(Hod"dy) n. [Prob. for hooded.] (Zoöl.) See Dun crow, under Dun, a.
(Hod"dy*dod`dy) n. [Prob. E. also hoddypeke, hoddypoule, hoddymandoddy.] An awkward
or foolish person. [Obs.] B. Jonson.
(Hodge"podge`) n. A mixed mass; a medley. See Hotchpot. Johnson.
(Hodg`kin's dis*ease") (Med.) A morbid condition characterized by progressive anæmia
and enlargement of the lymphatic glands; first described by Dr. Hodgkin, an English physician.
(Ho"di*ern Ho`di*er"nal) a. [L. hodiernus, fr. hodie today.] Of this day; belonging to the present
day. [R.] Boyle. Quart. Rev.
(Hod"man) n.; pl. Hodmen A man who carries a hod; a mason's tender.
(Hod"man*dod) n. [Obs.] See Dodman. Bacon.
(Hod"o*graph) n. [Gr. path + graph.] (Math.) A curve described by the moving extremity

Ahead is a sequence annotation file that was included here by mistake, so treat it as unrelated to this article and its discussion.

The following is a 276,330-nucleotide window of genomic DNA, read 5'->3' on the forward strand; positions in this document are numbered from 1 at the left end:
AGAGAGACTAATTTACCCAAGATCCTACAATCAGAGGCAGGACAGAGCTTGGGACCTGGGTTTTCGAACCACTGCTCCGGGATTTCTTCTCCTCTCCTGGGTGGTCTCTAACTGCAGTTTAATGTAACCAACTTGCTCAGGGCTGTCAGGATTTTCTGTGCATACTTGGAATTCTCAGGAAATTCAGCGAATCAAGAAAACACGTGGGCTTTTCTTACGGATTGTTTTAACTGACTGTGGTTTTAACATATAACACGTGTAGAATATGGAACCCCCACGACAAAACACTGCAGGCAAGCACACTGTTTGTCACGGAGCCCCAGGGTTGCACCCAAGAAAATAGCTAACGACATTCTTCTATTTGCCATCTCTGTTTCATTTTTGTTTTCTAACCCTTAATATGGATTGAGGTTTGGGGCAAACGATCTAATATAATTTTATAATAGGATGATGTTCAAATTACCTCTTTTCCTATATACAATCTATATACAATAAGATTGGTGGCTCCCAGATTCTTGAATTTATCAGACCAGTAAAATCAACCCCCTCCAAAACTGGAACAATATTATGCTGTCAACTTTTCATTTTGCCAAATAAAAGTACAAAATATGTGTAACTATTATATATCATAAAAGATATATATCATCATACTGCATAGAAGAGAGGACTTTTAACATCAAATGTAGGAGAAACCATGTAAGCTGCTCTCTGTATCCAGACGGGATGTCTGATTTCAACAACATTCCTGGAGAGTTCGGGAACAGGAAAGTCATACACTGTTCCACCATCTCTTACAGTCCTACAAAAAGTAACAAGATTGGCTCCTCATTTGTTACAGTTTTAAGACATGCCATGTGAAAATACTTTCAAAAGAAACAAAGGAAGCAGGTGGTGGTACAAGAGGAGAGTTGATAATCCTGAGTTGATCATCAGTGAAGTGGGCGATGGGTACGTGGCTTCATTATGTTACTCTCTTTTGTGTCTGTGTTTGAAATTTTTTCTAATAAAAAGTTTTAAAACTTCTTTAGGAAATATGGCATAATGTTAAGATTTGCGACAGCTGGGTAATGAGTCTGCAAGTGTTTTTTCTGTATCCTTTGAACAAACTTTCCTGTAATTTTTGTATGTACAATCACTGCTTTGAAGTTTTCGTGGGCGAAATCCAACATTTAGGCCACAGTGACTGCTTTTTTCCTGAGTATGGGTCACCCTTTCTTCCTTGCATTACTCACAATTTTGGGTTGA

of a line the other end of which is fixed, this line being constantly parallel to the direction of motion of,
and having its length constantly proportional to the velocity of, a point moving in any path; -used in investigations
respecting central forces.
(Ho*dom"e*ter) n. See Odometer.
(Hoe) n. [OF. hoe, F. houe; of German origin, cf. OHG. houwa, howa, G. haue, fr. OHG. houwan
to hew. See Hew to cut.]
1. A tool chiefly for digging up weeds, and arranging the earth about plants in fields and gardens. It is
made of a flat blade of iron or steel having an eye or tang by which it is attached to a wooden handle at
an acute angle.
2. (Zoöl.) The horned or piked dogfish. See Dogfish.
Dutch hoe, one having the blade set for use in the manner of a spade. Horse hoe, a kind of cultivator.
To hoe one's row, to do one's share of a job. [Colloq.]
(Hoe), v. t. [imp. & p. p. Hoed ; p. pr. & vb. n. Hoeing.] [Cf. F. houer.] To cut, dig, scrape,
turn, arrange, or clean, with a hoe; as, to hoe the earth in a garden; also, to clear from weeds, or to loosen
or arrange the earth about, with a hoe; as, to hoe corn.
(Hoe), v. i. To use a hoe; to labor with a hoe.